Joel Kotkin, a paid shill for the right-wing ‘philanthropist’ Howard Ahmanson, recently suggested that Richard Florida had abandoned his ‘discredited’ creative class theory about the richness of cities. Not only did Florida respond, and dismantle the weak arguments that Kotkin arrayed, he went on to call for a new urban social compact, to extend the benefits of dynamic cities to all of their denizens.
Richard Florida, Did I Abandon My Creative Class Theory? Not So Fast, Joel Kotkin
We need to leverage density, skill, and knowledge to propel further innovation, economic growth and development (lord knows our economy needs it), and at the same time we have to build new institutions, new strategies, and a new urban social compact to improve the lot of those at the bottom.
That new social compact must address two important issues. One, it must work to lift the wages of those who toil in low-wage service and working-class jobs by harnessing more of their skills. My own research shows that when cognitive and social skills are added to those jobs it increases their wages, at a rate even greater than when they are added to knowledge work. And second, this urban socialcompact must address the other side of the coin, making housing more affordable by increasing density, and making urban centers more accessible by improving transit. There is a lot that cities can and must do to improve the lot of the 66 percent who aren’t reaping the full gains of the creative age. This report from Manhattan Borough President Scott Stringer (who I worked with) outlines some strategies for extending New York’s knowledge and tech boom to a much broader strata of workers and residents. It’s just a beginning.
Cities are back, as much as Joel Kotkin wants to deny it. They have turned the corner and are growing and flourishing again. People with skill, knowledge, and creativity, entrepreneurial businesses, and small shops are returning to places that were once given up for lost. Our suburbs are being transformed bit by bit into more walkable, denser mixed-use places. A new urban revolution is upon us, driven in large part by the returns to density, skills, and creativity.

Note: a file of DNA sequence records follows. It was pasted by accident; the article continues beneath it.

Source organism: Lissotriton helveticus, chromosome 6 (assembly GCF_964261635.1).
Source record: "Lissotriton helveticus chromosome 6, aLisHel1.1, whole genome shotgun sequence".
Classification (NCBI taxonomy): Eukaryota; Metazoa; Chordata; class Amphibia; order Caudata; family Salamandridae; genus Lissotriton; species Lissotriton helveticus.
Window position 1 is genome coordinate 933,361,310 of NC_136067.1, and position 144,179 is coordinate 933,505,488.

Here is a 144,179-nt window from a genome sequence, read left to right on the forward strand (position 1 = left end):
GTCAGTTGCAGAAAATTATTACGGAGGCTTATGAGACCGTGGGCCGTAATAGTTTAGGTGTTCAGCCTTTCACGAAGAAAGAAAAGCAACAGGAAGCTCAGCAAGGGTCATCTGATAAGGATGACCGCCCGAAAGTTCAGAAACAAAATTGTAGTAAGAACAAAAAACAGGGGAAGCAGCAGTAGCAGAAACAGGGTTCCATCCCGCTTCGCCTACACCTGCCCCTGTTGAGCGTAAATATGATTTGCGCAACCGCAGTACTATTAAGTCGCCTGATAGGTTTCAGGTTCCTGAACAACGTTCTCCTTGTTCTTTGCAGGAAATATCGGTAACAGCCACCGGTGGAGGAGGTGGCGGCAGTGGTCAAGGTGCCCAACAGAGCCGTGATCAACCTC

As in all economic transformations, the invisible hand of the market can only take us so far. The rest is up to us. This is not a time to complain about or belittle this shift, or, as with Kotkin, to pretend that it is not even taking place. We need to build the new institutions and the new social compact that can harness its power and extend its benefits to everyone. And there’s reason for optimism here, even in the face of all the undeniable inequities and problems we have, because the logic of history is pointing in a positive direction.
Our future economic development no longer turns on pumping resources mindlessly out of the ground or tearing up the environment to build houses on the suburban periphery. Real economic growth and development turns on the development of the full talents and capabilities of all our workers in high-tech, knowledge and creative fields, and in factories, farms, and services. And the places that are best suited to that task are our dense, innovative cities—our greatest innovation of all.
The path toward more dense urban environments is accelerating, as more young people and boomers reject the suburbs and move toward a more urban lifestyle. If we are to avoid squeezing out the current residents of America’s cities, we need to extend the benefits that more dynamic and potent cities can offer to all, not just the creatives and bankers.